March 11, 2009 posted by Delores M. Walters* The disproportionate effects of the seized-up economy on citizens of color whether in housing, employment or educational opportunity soundly refutes the idea that “we can put to rest the myth of racism as a barrier to achievement in this splendid country” as the Wall Street Journal  claimed one day after Obama’s election. Others take a more moderate stance: “For all our huge progress, we are not “post-racial,” whatever that means. The world doesn’t change in a day, and the racial frictions that emerged in both the Democratic primary campaign and the general election didn’t end on Nov. 4. As Obama himself said in his great speech on race, liberals couldn’t “purchase racial reconciliation on the cheap ” simply by voting for him. Perhaps wealth accumulation is the most convincing indicator of racial disparity  in America. As Dalton Conley points out, the net worth of African American families is only one-eighth that of White families which is not due to differences in education, earnings or savings rates, but due to the legacy of racial discrimination. Other groups, Puerto Ricans and Dominicans, for example, exhibit wealth accumulation rates that mirror the statistics for Blacks, while Cubans mirror those for Whites.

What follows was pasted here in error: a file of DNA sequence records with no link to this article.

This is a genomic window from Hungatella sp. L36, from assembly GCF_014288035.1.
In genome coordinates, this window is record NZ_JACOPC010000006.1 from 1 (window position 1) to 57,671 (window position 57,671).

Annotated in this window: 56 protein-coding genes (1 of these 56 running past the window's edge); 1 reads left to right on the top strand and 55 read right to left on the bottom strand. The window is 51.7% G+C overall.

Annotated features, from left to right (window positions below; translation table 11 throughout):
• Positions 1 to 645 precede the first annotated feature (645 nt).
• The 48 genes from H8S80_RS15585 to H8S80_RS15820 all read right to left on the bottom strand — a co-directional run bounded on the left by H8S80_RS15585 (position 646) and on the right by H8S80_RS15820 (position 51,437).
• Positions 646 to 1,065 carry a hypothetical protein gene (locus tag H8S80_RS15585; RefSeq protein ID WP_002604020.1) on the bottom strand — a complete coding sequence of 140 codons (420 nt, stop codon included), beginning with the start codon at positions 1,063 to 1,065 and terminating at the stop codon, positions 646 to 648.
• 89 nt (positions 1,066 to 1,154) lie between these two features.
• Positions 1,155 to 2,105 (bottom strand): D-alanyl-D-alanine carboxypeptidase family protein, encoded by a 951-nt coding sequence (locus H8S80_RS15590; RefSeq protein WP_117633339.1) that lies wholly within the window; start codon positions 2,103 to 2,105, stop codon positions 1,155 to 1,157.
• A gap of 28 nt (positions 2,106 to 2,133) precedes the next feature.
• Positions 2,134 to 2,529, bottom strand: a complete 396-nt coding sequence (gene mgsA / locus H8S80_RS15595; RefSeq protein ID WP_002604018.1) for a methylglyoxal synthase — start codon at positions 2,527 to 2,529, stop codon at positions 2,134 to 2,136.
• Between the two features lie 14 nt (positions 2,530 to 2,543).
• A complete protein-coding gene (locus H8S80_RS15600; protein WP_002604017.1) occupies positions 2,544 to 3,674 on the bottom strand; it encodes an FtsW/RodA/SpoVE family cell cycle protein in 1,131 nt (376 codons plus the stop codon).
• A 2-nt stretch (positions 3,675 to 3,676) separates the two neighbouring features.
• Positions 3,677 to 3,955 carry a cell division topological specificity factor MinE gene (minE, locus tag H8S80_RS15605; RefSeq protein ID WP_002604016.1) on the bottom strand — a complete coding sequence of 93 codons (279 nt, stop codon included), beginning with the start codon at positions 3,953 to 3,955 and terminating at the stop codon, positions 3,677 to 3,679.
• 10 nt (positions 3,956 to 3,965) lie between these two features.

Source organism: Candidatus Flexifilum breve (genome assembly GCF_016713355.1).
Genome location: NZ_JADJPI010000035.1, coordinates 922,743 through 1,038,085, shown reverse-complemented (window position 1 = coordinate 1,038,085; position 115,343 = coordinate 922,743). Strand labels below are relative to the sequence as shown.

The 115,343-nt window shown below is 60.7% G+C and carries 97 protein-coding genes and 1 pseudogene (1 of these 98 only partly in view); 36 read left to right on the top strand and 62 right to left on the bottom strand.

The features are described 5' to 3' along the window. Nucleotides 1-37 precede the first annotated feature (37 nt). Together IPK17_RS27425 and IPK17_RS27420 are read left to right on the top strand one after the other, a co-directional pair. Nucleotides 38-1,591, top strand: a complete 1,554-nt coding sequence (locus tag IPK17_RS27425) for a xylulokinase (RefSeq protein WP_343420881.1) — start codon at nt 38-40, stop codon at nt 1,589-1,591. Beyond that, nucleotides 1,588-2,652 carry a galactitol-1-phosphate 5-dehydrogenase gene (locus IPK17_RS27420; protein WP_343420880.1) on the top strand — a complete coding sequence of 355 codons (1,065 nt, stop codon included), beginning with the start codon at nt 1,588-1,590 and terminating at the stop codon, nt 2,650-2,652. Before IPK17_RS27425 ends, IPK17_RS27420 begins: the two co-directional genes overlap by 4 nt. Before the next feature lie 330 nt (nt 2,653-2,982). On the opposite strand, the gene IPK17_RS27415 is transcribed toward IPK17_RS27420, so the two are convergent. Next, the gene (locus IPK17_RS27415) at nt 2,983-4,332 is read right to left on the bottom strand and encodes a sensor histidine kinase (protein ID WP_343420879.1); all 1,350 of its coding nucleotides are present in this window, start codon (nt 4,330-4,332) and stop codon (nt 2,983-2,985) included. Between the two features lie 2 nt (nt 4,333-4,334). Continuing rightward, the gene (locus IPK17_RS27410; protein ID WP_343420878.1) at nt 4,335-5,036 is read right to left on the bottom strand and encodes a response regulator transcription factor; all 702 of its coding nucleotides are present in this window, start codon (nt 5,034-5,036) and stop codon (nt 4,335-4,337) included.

Similarly, Hurricane Katrina only revealed racial disparities that underlay pre-existing social, housing and health care disparities . "We must come to terms with the ugly truth that skin color, age, and economics played a deadly role in who survived and who did not," Democratic Party chairman Howard Dean concluded . With respect to the presidential election itself, there are millions of individuals who voted for a Black candidate, but vividly remember segregated schools, lunch counters and recreational facilities. Self-imposed racial segregation still exists in these venues (but for reasons that require a whole different post). Such individuals remember all too well the outrageous poll taxes and literacy tests barring Blacks (and poor Whites) from voting, not to mention racial violence, especially lynching. Obama commemorated the voting achievement of 106 year old Ann Nixon in his election night speech: “I think about all that she’s seen throughout her century in America: the heartache and the hope; the struggle and the progress; the times we were told that we can’t.” Obama won his decisive victory for the presidency because he is Black and despite his blackness . Being in this historic political moment allows the country to acknowledge its racist past as well: To build a democracy, our country relied on racial enslavement. De facto segregation and unequal justice is ongoing in our society, too often with fatal outcomes. One need only recall the police brutality cases involving the sodomizing of Michael Mineo last year, the execution of Oscar Grant  at the start of 2009 and the fatal shooting of Sean Bell  in 2006. Recent hate crimes by civilians against other civilians have also been very much in the news. For example, the murder of José Sucuzhañay , by attackers who were Black and thought that this Ecuadorean immigrant and his brother were gay. And in another incident in late 2008, a Latino, Marcelo Lucero was deliberated targeted and killed  by White and Latino youth. Yet, we now have the opportunity to also unite behind our common humanity (including the cessation of senseless violence). People of all races, both sexes and different sexual orientations, can decide, not that the myth of race is now behind us, but that with Barack Obama we have the best chance to achieve that objective. * With Assistance from Julie Wyler, NCRW intern